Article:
The Wellness Committee also encourages robust employee participation. For instance, they send out surveys for feedback from employees who can’t attend meetings and deliver lunches to shift workers who don’t work during daytime hours.

Wellness Committee member and city Public Records Officer Alanna Lake thinks that employees’ direction over the program has set it apart from similar initiatives.

“Any time you have more investment or ownership over a project, you tend to have more pride in it, and therefore have more success. I think if our program were directed more heavily by outside sources, it could potentially be less effective because it might be less in touch with the actual needs of our particular staff,” said Lake.

32-Hour Work Week — San Juan County

Shorter workweeks diminish employees’ stress and burnout. A recent U.K. program involving 61 companies and nearly 3,000 employees explored the impact of a four-day workweek on employee morale and productivity. Around 40% of respondents reported less stress, 71% said they were less burnt out, and more than 40% noted improvements in their mental health.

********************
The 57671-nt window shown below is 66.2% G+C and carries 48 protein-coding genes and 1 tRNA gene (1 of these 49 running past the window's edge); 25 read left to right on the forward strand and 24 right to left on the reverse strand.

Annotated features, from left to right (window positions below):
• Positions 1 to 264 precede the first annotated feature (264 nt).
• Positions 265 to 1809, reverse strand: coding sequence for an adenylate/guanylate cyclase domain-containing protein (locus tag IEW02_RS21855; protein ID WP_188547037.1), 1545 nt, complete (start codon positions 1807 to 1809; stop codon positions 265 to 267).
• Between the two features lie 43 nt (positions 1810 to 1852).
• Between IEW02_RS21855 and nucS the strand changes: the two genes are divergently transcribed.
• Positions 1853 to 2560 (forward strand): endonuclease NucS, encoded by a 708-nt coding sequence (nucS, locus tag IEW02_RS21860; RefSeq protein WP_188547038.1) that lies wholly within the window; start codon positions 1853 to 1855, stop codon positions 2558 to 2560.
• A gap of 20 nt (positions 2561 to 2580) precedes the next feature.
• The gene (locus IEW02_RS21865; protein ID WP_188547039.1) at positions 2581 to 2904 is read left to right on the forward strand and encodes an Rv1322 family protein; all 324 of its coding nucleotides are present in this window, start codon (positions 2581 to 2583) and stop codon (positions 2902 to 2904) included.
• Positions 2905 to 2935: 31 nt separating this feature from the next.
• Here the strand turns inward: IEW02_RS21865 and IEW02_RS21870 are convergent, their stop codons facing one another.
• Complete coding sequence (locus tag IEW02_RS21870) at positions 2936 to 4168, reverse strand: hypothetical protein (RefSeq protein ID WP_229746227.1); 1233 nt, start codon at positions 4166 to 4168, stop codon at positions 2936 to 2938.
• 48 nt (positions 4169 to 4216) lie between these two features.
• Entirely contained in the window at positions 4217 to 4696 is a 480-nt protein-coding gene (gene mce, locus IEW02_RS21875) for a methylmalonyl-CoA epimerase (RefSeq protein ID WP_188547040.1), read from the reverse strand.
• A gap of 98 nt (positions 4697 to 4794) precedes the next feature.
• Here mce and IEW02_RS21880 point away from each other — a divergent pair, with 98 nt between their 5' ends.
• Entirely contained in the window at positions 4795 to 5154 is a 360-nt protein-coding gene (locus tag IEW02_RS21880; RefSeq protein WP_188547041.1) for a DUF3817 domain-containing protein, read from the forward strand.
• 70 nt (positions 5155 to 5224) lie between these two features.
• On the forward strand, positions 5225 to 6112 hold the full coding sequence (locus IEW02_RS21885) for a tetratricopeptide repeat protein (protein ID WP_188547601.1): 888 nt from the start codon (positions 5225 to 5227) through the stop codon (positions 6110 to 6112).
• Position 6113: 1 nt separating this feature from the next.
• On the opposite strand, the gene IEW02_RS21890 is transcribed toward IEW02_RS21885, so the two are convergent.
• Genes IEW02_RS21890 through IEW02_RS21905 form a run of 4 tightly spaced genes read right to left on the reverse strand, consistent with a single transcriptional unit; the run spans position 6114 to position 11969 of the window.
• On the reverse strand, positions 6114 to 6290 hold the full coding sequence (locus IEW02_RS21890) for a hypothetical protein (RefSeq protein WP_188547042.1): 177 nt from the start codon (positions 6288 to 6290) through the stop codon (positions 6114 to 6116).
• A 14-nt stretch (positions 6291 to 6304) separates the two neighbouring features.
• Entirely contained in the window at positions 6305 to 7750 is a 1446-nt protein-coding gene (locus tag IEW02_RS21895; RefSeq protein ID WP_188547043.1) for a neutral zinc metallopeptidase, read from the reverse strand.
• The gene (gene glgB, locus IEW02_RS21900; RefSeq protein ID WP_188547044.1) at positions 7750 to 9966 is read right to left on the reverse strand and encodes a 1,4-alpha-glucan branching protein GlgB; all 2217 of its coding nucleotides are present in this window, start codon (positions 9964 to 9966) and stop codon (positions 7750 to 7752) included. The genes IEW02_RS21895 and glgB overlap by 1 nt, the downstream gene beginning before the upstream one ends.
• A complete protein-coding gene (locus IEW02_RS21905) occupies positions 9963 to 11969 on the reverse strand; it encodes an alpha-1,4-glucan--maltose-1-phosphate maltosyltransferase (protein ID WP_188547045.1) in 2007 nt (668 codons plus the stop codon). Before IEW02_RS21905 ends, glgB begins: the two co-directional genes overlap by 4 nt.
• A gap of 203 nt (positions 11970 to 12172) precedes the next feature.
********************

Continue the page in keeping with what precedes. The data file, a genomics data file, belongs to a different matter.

The participating companies didn’t lose out on productivity either, with reported revenue increasing by 1% during the pilot program. Accordingly, nearly all of the participating companies planned to continue operating on shorter workweeks.

Though the shift to the four-day workweek is becoming more common in the private sector, fewer governmental organizations have made the change. In Washington, however, one county is experimenting with a 32-hour workweek: San Juan County initiated a pilot program in October, 2023, adopting an 100/80/100 rule: “an employee receives 100% of their pay, for 80% of the hours, for 100% of the output,” the county explains.

Logistically, county offices may adjust their hours each week, or they may close one day of the workweek, as long as they publish these changes for the public and maintain them indefinitely. Sheriff’s deputies and emergency services are exempted.